For all the minor creepiness Undine pulls from its inspiration (including some striking underwater shots), it also inherits a certain simplicity of plotting and one-note characterization. Yet I still wouldn’t hesitate for a second to recommend the film, because it’s been made with the superb economy of pacing, shot selection, and editing that’s become a Petzold specialty, nay a trademark.
What are people saying?
What are critics saying?
The Hollywood Reporter by Boyd van Hoeij
Beer and Rogowski are so good, and have such amazing chemistry, that it’s hard to look away or not root for them to be together.
Slant Magazine by Christopher Gray
The film questions the fixed nature of human behavior in a world whose borders are constantly shifting.
Petzold remains a master of capturing frantic characters doomed by dark obsessions, and while Undine is certainly a minor work, it still shows evidence of a master’s hand.
Its disquieting moments of magical realism paired with the all-consuming romance shared between Undine and Christoph — which feels as grand and tragic as the best cinematic love stories — add some warmth to Undine‘s chilly, cosmic exterior.
Petzold’s unsettling film is awash with wonderful ambiguities and strives to challenge both its audience and filmmaking conventions. They’re incomparable and largely succeed through their independent nuances.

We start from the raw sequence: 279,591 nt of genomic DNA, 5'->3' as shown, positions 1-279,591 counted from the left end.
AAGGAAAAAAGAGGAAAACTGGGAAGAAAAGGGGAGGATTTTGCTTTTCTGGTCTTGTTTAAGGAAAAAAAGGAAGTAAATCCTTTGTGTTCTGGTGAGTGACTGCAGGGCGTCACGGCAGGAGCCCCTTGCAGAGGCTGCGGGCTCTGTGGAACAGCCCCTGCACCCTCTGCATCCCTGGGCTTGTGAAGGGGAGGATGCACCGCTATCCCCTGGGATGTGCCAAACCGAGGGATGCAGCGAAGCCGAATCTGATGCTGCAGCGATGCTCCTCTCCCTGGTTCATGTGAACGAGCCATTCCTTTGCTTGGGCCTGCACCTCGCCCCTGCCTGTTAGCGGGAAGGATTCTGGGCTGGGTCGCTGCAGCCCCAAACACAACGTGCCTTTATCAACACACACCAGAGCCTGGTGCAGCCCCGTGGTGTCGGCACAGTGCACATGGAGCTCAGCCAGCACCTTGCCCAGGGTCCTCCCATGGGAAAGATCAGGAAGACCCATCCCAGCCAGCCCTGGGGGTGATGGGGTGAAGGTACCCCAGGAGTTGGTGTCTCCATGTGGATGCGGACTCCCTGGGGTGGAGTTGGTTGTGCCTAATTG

Petzold’s lean, crisply-shot tale is a deft shape-changer, switching mood and register, interlacing romance with suspense and sudden jabs of humour.
The Guardian by Peter Bradshaw
It is possible to come away from the film less than convinced, but very impressed by the sheer force of Petzold’s film-making talent (recently so stunning in his drama Transit) but which has been here deployed for something which is a bit flimsy and silly.
There’s a stylistic and narrative elegance to Petzold’s approach, with its clean lensing and repeated use of a single piece of music (the rolling piano Adagio from Bach’s Concerto in D Minor, BWV 974), that suggests restraint, where a queer filmmaker might have propelled things into camp territory. In a way, it’s a shame that Undine stops short, since the material feels thin, and the statement as murky as the lake to which the camera ultimately returns.
The Film Stage by Rory O'Connor
In taking a centuries-old piece of mythology as its source material, Undine ultimately forgoes the inventiveness and sensuality of its first half by slipping into relatively bland predictability. And for a filmmaker who thrives on disregarding narrative conventions, it feels a fatal error. “Relatively” is the key here. This is still Petzold after all, if not peak Petzold.